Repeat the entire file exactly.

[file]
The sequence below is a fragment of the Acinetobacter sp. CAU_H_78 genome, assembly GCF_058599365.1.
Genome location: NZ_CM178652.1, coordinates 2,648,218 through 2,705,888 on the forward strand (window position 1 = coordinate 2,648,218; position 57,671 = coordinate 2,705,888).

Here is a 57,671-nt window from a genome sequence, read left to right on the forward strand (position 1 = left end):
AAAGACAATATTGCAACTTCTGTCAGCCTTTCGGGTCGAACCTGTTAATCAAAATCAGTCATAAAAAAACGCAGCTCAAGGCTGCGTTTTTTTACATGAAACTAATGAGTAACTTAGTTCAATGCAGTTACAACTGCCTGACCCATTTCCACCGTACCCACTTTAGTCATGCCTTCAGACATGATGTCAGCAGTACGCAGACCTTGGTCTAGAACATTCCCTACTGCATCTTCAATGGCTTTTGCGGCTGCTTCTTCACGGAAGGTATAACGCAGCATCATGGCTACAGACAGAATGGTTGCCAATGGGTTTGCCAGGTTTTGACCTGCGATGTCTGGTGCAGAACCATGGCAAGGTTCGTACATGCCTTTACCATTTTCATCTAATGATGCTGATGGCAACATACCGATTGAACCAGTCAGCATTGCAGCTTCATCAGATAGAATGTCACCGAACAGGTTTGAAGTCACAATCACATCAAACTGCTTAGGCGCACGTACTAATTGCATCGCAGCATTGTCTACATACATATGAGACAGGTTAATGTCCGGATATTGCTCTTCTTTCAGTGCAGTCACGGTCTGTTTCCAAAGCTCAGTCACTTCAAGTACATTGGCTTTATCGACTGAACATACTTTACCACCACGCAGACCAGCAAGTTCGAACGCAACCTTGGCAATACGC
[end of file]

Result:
The sequence below is a fragment of the Acinetobacter sp. CAU_H_78 genome, assembly GCF_058599365.1.
Genome location: NZ_CM178652.1, coordinates 2,648,218 through 2,705,888 on the forward strand (window position 1 = coordinate 2,648,218; position 57,671 = coordinate 2,705,888).

Here is a 57,671-nt window from a genome sequence, read left to right on the forward strand (position 1 = left end):
AAAGACAATATTGCAACTTCTGTCAGCCTTTCGGGTCGAACCTGTTAATCAAAATCAGTCATAAAAAAACGCAGCTCAAGGCTGCGTTTTTTTACATGAAACTAATGAGTAACTTAGTTCAATGCAGTTACAACTGCCTGACCCATTTCCACCGTACCCACTTTAGTCATGCCTTCAGACATGATGTCAGCAGTACGCAGACCTTGGTCTAGAACATTCCCTACTGCATCTTCAATGGCTTTTGCGGCTGCTTCTTCACGGAAGGTATAACGCAGCATCATGGCTACAGACAGAATGGTTGCCAATGGGTTTGCCAGGTTTTGACCTGCGATGTCTGGTGCAGAACCATGGCAAGGTTCGTACATGCCTTTACCATTTTCATCTAATGATGCTGATGGCAACATACCGATTGAACCAGTCAGCATTGCAGCTTCATCAGATAGAATGTCACCGAACAGGTTTGAAGTCACAATCACATCAAACTGCTTAGGCGCACGTACTAATTGCATCGCAGCATTGTCTACATACATATGAGACAGGTTAATGTCCGGATATTGCTCTTCTTTCAGTGCAGTCACGGTCTGTTTCCAAAGCTCAGTCACTTCAAGTACATTGGCTTTATCGACTGAACATACTTTACCACCACGCAGACCAGCAAGTTCGAACGCAACCTTGGCAATACGC